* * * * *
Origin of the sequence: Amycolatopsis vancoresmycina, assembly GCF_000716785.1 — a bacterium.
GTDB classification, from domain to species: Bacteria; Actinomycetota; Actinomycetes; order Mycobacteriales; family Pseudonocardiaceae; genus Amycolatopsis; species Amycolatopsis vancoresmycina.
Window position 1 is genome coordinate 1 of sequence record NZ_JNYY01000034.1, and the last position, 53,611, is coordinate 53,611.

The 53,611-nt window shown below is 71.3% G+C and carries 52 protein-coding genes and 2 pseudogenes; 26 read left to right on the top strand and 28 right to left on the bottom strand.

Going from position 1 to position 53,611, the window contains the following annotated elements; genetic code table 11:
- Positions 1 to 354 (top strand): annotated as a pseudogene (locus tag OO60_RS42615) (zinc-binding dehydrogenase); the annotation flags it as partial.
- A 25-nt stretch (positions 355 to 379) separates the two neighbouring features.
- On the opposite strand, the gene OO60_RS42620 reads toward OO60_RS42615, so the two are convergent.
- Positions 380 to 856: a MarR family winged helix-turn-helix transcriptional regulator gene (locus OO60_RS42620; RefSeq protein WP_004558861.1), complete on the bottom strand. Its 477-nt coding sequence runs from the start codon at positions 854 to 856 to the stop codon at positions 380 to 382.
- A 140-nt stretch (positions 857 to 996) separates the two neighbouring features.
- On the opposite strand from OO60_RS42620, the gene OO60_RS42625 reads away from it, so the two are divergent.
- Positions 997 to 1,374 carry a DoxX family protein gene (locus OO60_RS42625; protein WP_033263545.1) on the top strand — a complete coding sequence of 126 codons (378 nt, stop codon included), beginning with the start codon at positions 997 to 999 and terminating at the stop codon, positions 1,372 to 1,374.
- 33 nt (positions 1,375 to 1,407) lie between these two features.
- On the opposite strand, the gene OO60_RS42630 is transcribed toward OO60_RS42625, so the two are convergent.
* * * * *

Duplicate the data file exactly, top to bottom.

Origin of the sequence: Amycolatopsis vancoresmycina, assembly GCF_000716785.1 — a bacterium.
GTDB classification, from domain to species: Bacteria; Actinomycetota; Actinomycetes; order Mycobacteriales; family Pseudonocardiaceae; genus Amycolatopsis; species Amycolatopsis vancoresmycina.
Window position 1 is genome coordinate 1 of sequence record NZ_JNYY01000034.1, and the last position, 53,611, is coordinate 53,611.

The 53,611-nt window shown below is 71.3% G+C and carries 52 protein-coding genes and 2 pseudogenes; 26 read left to right on the top strand and 28 right to left on the bottom strand.

Going from position 1 to position 53,611, the window contains the following annotated elements; genetic code table 11:
- Positions 1 to 354 (top strand): annotated as a pseudogene (locus tag OO60_RS42615) (zinc-binding dehydrogenase); the annotation flags it as partial.
- A 25-nt stretch (positions 355 to 379) separates the two neighbouring features.
- On the opposite strand, the gene OO60_RS42620 reads toward OO60_RS42615, so the two are convergent.
- Positions 380 to 856: a MarR family winged helix-turn-helix transcriptional regulator gene (locus OO60_RS42620; RefSeq protein WP_004558861.1), complete on the bottom strand. Its 477-nt coding sequence runs from the start codon at positions 854 to 856 to the stop codon at positions 380 to 382.
- A 140-nt stretch (positions 857 to 996) separates the two neighbouring features.
- On the opposite strand from OO60_RS42620, the gene OO60_RS42625 reads away from it, so the two are divergent.
- Positions 997 to 1,374 carry a DoxX family protein gene (locus OO60_RS42625; protein WP_033263545.1) on the top strand — a complete coding sequence of 126 codons (378 nt, stop codon included), beginning with the start codon at positions 997 to 999 and terminating at the stop codon, positions 1,372 to 1,374.
- 33 nt (positions 1,375 to 1,407) lie between these two features.
- On the opposite strand, the gene OO60_RS42630 is transcribed toward OO60_RS42625, so the two are convergent.